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Grade 3 Teacher Says Her Class Will Be Taught Outside For The Entire School Year

As teachers and students prepare for their return to schools amid the ongoing coronavirus pandemic, one Vermont educator has announced her classroom will look a little different this year — in fact, it won't be much of a classroom at all.

As Business Insider reported, Nicolette Raney, a grade three teacher at Dothan Brook School in Hartford, has decided to skip the four-walls approach of in-class learning and will be moving her students into the forest for a year of outdoor teaching.

Amidst ongoing debates of whether kids should go back to school or continue remote learning, Raney's school administration decided to bring students back for the 2020/2021 year.

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Some classes, such as those in first grade classes, will have an outdoor component added to their curriculum.

"It's one of those things that, especially with elementary school, we desperately want to work with our kids face-to-face, but we just want to make sure it's safe for ourselves and our own families," Raney, told Insider. "So it's finding that balance."

For the past three years, the 34-year-old educator has incorporated outdoor learning into her classes.

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Her students eagerly looked forward to such days as Wednesdays in the woods, Tuesdays in the trees, or forest Fridays, when they would be able to ditch their desks and journey outside into the wilderness together.

But this year, rather than only allot outdoor learning to one or two days a week, Raney has decided all five academic days will be spent in the woods laid out next to Dorthan Brook elementary.

For Raney, who is going into her 13th year of teaching, the benefits of holding class outside are clear.

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"It has been phenomenal," she said, adding that her students gain a sense of calmness and peace when they're out in nature.

"To give them this safe and comfortable space to learn and to feel a sense of calm and belonging in such an unpredictable time is really fortunate."

While they're outdoors, students continue to learn the same curriculum they would in class, but with the benefit of turning it into hands-on curriculum.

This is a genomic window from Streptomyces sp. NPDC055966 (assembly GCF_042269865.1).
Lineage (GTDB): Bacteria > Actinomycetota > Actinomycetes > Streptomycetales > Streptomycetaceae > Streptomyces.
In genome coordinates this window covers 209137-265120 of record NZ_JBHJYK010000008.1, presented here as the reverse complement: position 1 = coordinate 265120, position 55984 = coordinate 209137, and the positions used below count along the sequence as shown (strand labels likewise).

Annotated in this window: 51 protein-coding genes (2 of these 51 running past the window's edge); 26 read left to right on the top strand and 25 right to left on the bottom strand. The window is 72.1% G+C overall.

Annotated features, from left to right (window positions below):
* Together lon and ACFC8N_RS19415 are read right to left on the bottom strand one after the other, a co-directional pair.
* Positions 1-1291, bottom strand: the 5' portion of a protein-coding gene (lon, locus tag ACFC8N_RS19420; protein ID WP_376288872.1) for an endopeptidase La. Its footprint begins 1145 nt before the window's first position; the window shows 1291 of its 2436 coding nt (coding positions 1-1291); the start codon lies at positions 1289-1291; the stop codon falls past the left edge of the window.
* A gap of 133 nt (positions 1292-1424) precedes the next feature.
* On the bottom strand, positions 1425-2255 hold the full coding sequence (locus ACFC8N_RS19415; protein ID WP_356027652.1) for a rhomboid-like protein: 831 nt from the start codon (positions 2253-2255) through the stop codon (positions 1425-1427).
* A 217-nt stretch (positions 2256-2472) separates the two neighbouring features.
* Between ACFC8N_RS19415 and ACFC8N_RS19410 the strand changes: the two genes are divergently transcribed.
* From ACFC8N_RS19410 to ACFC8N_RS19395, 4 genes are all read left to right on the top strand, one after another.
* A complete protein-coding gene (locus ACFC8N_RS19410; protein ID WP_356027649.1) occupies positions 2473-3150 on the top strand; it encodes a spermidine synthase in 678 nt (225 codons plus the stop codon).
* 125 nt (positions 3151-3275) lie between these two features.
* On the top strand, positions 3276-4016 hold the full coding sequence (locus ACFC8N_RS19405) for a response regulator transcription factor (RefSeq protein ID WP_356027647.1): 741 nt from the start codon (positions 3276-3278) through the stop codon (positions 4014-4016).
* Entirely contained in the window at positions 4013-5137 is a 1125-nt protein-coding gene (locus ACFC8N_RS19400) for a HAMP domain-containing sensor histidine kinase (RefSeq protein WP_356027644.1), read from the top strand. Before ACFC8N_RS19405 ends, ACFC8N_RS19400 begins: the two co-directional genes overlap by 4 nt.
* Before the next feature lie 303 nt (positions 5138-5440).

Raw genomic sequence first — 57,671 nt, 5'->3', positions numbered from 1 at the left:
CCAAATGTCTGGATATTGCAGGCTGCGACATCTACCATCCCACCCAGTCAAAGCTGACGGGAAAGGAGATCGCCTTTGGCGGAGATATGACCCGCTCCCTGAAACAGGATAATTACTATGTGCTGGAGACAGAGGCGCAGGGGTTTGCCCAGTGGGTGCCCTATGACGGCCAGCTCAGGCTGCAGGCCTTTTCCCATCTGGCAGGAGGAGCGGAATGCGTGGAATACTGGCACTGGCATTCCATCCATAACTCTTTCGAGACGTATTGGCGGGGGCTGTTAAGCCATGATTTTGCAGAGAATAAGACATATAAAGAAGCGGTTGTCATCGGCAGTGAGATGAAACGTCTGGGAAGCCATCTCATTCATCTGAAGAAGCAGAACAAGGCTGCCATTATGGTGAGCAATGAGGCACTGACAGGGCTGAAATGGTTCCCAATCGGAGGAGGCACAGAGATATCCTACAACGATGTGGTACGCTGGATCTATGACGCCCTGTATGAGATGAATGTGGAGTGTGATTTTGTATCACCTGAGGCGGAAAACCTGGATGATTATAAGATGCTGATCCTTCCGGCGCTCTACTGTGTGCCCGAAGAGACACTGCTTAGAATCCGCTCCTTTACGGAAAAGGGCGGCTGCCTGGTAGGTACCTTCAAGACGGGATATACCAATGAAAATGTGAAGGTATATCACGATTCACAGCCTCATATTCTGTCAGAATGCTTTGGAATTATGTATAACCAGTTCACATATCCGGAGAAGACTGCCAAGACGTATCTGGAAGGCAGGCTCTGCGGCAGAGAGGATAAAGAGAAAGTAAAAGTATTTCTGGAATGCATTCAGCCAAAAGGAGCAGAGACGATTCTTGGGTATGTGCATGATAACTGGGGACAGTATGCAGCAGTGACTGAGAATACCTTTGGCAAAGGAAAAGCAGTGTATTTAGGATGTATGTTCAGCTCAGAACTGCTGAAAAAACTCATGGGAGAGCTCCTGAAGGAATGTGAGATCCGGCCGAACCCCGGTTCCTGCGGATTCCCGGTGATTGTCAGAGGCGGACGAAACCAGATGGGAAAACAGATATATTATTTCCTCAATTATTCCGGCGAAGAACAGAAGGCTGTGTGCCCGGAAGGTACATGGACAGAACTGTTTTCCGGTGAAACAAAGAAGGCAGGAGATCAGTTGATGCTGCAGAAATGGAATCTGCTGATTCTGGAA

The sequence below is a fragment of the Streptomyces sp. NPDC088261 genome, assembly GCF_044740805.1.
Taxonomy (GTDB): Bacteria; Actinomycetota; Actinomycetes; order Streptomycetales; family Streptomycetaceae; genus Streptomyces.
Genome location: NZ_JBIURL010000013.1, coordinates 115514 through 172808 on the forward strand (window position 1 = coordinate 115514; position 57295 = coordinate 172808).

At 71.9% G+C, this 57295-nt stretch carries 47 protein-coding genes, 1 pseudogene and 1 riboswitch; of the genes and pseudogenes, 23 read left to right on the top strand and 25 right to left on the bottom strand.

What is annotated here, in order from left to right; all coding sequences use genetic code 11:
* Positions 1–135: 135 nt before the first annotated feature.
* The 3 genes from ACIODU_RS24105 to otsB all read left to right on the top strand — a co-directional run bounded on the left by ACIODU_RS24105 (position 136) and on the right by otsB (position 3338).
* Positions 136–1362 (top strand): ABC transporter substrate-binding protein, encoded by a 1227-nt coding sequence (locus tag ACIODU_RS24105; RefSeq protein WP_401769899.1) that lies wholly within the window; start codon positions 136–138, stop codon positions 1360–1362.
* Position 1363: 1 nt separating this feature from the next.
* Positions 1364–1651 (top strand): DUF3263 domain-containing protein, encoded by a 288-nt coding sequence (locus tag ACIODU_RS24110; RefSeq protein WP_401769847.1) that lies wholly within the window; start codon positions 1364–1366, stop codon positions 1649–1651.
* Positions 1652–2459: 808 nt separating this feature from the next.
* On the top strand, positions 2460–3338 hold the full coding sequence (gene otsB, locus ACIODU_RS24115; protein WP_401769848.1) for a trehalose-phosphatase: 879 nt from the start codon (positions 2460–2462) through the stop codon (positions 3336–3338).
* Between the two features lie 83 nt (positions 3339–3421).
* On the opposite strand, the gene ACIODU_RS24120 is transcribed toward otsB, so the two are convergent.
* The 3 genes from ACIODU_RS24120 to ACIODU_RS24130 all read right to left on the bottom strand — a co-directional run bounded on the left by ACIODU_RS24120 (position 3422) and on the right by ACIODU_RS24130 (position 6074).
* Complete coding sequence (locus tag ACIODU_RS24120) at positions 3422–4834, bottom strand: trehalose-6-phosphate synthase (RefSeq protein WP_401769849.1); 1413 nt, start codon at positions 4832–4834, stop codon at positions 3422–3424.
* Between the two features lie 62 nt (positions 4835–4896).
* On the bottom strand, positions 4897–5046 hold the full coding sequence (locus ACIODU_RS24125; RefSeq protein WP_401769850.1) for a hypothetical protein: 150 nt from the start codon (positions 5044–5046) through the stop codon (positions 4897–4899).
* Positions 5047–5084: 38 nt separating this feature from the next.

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Last year, Raney's students studied angles by throwing snowballs and observing the arcs of their tosses. They've also previously studied with local scientists, who taught the children how to identify plants, animals, and insects they come across in the forest.

Besides, there's nothing kids love more than getting nice and dirty outside, and this teaching method will help them learn "it's OK to get dirty and muddy and be sweaty," Raney said.

As for what an "outdoor classroom" will look like, Raney already has that all figured out.

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Rather than ask parents for school supplies, she and another third grade teacher requested their incoming students be provided with hammocks. In just 48 hours, the educators had all 40 hammocks they would need to create a safe, socially-distanced space for the children.

The placement of those hammocks will also allow kids to take their masks off, if they feel comfortable doing so.

Changing seasons may seem like they'll pose a problem for outdoor learning, but Raney is confident students will remain comfortable, even in the elements.

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When it snows, the children will sit around a fire and are encouraged to bundle up in warm clothes; when it rains, they'll wear rubber boots and rain jackets; and when it's hot, they'll wear plenty of sunscreen.

Of course, the educator did admit some technical learning will take place inside, and students will be moved in doors if dangerous weather (such as lightning) occurs.

All in all, the outdoor classroom has proven to be a cost-efficient alternative to traditional indoor learning.

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With the hammocks having been donated, a whiteboard gifted to her, and tree stumps already available outside for children to sit on, Raney only spent around $50 for a tarp and some plywood.

"It's really as simple as it might seem sometimes," she said of her unique teaching method. "There's no hidden big plan or rule behind it. Nature truly can speak for itself and will provide such great opportunities for learning and growth."

h/t: Business Insider, Photos: Instagram | @thirdgradersatdbs

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